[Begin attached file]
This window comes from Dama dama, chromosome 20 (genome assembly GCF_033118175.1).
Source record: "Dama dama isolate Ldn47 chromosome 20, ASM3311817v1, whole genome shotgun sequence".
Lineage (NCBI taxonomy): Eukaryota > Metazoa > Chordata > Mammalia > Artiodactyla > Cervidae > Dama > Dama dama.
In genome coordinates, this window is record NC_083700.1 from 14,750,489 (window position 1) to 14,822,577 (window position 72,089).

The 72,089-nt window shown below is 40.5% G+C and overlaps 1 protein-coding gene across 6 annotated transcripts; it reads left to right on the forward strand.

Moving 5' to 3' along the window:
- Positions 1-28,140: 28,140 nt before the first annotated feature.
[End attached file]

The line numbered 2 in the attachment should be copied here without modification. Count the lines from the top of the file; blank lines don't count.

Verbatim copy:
Source record: "Dama dama isolate Ldn47 chromosome 20, ASM3311817v1, whole genome shotgun sequence".